Whatever this verse is referencing, it is not talking about receiving forgiveness of sins by faith alone. For John, the matter is not forgiveness of sins, but the possesion or lack of possession of eternal life. For the one who has eternal life there is no judgment for eternal destiny; the one who has eternal life will be resurrected. John is not interested in forgiveness of sins in a salvific sense. For John, forgiveness of sins is a experiential, familial, and fellowship related doctrine. I do not deny that John understood the perfect forgiveness in Christ. Yet Paul is the one who deals with positional truth, and John's emphasis in his writings (the upper room discourse in his gospel and his 3 epistles) is experiential fellowship with God, and temporal forgiveness of committed sins is very important in that endeavor.

In Conclusion,

The Great Commission of Jesus Christ to His disciples communicated to them that they must be about the business of teaching the works and commandments that are required of born-again servants of the Lord, as well as doctrine vitally necessary to their growth.

The parallels of the Great Commision in Luke and in Matthew are striking and their message is complimentary.

So often in our readings of the Bible, we get caught up in lack of discernment. This happens to me frequently when I am not using the logical rules of hermeneutics.

One of the first rules of hermeneutics is the rule of affirmation. "Everything is identical with itself, or what it is, and we may affirm this of it."

Negatively stated, "It is erroneous to affirm the identity of two things unless Scripture does so". One must never say that two things are identical just because the reader finds them similar. In order for them to be identical, it must be affirmed that they are.

That is why one must distinguish between "like" or "similar" issues. For the understanding comes in the distinctions not in the similarities. This is "rightly dividing the word of truth".

So often, in my estimation, people use the words of Jesus or the writings of the New Testament authors in senses that are not warranted by the context. No greater danger in Bible exposition can occur than when this practice is used in soteriology. Jesus was definitely interested in getting people saved. Not doubt. But this was not his greatest emphasis. He desired that those who have received the free gift of eternal life would grow, mature, and be abundantly fruitful, to His and the Father's glory. The greatest emphasis in His teaching is discipleship/Christian life truth, not soteriological truth.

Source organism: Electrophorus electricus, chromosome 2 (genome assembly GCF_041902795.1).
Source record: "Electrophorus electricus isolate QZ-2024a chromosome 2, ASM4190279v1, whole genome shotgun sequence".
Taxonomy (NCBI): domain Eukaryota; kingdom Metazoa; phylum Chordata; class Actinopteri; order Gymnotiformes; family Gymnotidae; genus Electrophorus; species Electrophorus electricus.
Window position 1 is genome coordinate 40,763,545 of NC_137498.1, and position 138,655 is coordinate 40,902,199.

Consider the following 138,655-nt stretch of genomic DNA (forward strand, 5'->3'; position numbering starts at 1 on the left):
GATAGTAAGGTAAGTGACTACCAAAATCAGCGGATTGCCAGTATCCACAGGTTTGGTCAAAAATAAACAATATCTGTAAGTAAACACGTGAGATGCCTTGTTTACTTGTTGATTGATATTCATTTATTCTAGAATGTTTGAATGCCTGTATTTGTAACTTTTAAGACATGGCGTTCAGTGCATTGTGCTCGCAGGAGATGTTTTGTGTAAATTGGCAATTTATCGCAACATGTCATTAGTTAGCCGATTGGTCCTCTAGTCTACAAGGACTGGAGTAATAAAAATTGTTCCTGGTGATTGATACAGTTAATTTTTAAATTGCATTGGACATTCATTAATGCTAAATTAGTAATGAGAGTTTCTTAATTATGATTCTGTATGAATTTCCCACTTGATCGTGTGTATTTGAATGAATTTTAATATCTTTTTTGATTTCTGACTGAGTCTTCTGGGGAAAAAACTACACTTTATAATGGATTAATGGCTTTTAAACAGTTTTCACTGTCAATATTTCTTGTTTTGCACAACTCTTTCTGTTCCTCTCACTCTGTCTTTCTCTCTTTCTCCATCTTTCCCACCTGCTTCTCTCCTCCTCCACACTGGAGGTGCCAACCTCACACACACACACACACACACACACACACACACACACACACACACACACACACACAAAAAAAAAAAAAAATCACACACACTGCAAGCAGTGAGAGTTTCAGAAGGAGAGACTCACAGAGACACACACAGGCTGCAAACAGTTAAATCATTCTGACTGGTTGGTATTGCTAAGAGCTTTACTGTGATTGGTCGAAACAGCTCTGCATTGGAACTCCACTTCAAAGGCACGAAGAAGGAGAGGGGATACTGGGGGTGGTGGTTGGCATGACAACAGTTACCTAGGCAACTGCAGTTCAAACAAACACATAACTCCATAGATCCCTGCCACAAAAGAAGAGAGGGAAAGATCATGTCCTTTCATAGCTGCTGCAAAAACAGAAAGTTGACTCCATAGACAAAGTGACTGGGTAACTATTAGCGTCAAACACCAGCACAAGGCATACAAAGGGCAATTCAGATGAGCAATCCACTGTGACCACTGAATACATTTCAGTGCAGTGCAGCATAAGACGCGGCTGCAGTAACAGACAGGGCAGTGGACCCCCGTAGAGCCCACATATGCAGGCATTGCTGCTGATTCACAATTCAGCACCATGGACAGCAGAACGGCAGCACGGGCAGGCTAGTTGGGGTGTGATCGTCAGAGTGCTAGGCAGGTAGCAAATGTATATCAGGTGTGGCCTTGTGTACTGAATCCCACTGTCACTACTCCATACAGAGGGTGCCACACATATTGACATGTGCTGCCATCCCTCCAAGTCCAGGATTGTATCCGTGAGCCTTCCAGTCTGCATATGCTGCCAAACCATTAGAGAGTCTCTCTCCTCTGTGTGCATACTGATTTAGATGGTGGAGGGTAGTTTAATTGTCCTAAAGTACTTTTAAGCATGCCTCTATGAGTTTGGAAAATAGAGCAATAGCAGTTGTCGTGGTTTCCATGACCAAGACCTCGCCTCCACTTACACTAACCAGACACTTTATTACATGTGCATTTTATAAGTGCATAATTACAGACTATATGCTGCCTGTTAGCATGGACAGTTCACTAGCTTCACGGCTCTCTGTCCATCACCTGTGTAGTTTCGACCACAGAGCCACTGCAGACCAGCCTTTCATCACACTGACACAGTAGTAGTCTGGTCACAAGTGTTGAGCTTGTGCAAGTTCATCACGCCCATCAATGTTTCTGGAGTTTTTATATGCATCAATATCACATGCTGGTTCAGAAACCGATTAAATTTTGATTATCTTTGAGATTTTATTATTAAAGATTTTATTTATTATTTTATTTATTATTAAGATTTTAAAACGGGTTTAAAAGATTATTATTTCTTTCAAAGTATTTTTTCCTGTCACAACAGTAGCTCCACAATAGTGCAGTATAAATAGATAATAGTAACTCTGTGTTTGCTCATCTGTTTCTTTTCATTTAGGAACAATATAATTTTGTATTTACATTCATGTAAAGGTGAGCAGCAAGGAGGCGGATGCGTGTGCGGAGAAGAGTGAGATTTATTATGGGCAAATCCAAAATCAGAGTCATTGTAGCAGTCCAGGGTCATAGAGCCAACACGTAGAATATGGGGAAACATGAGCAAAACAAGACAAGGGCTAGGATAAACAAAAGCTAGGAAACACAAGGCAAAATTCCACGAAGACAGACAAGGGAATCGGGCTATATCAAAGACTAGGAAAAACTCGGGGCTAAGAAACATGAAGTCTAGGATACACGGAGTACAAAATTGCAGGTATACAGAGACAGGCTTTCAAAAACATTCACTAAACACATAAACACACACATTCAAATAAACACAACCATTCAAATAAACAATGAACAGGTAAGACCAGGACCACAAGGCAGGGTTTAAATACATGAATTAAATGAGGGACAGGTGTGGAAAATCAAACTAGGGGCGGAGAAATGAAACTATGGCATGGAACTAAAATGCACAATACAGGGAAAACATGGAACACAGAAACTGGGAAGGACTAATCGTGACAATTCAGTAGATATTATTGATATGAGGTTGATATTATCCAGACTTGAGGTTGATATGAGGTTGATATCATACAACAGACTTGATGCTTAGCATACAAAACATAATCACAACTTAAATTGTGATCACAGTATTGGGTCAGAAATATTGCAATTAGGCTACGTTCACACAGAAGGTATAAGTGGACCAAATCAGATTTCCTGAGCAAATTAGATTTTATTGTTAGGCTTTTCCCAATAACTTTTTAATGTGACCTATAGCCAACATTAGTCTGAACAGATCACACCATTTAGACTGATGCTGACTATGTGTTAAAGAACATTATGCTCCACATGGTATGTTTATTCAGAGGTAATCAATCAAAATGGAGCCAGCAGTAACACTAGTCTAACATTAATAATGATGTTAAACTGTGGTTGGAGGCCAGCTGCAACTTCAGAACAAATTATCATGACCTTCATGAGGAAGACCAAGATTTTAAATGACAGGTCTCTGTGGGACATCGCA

When theologians are not careful to abide by the law of affirmation, they fall into grievious error. This can be illustrated by the "biblical and theological mixologist": He throws a variety of scriptures and texts into a blender (a little of this, a dash of that, a pinch of this) and hits puree; the cocktail that is produced is a synthesis of soteriological and sanctification truth which is fatal, for eternal life is free, but discipleship truth expounds the hard nature and works of the servant of Christ. This cocktail is fatal.

The Water of Life is a pure and absolutely free gift. To add any other element to its reception (which is by simple and uncomplicated faith alone in Christ alone)is to subtly add poision to it.

My prayer is that we all seek to "divide" the Word of Truth correctly in order that in "that day" we will be approved. The eternal destinies of the hearers of your "gospel message" are on the line, therefore, we must use the KISS method:

KEEP IT SIMPLE, SAINT!

(You thought I was going to say stupid, didn't you?)

Antonio da Rosa
Lakeside, Calfornia

43 Comments:

Blogger Rose~ said...

Aha! I got the first comment this time.

The eternal destinies of the hearers of your "gospel message" are on the line

This is important. That is why it is worth discussing.

To add any other element to its reception by simple and uncomplicated faith alone in Christ alone is to subtly add poision to it.

Beware the leaven of the Pharisees.

Get a better night of sleep tonight, Antonio. :~)

February 01, 2006 9:04 PM  
Blogger Kc said...

Once again you've done a great job of addressing this issue. The blender analogy can probably be applied to every denominational issue. Thanks again for all your efforts.

February 02, 2006 2:30 AM  
Blogger ambiance-five said...

[quote]He desired that those who have received the free gift of eternal life would grow, mature, and be abundantly fruitful, to His and the Father's glory. [/quote]

So you believe we grow on our own instead of growing because of the gift?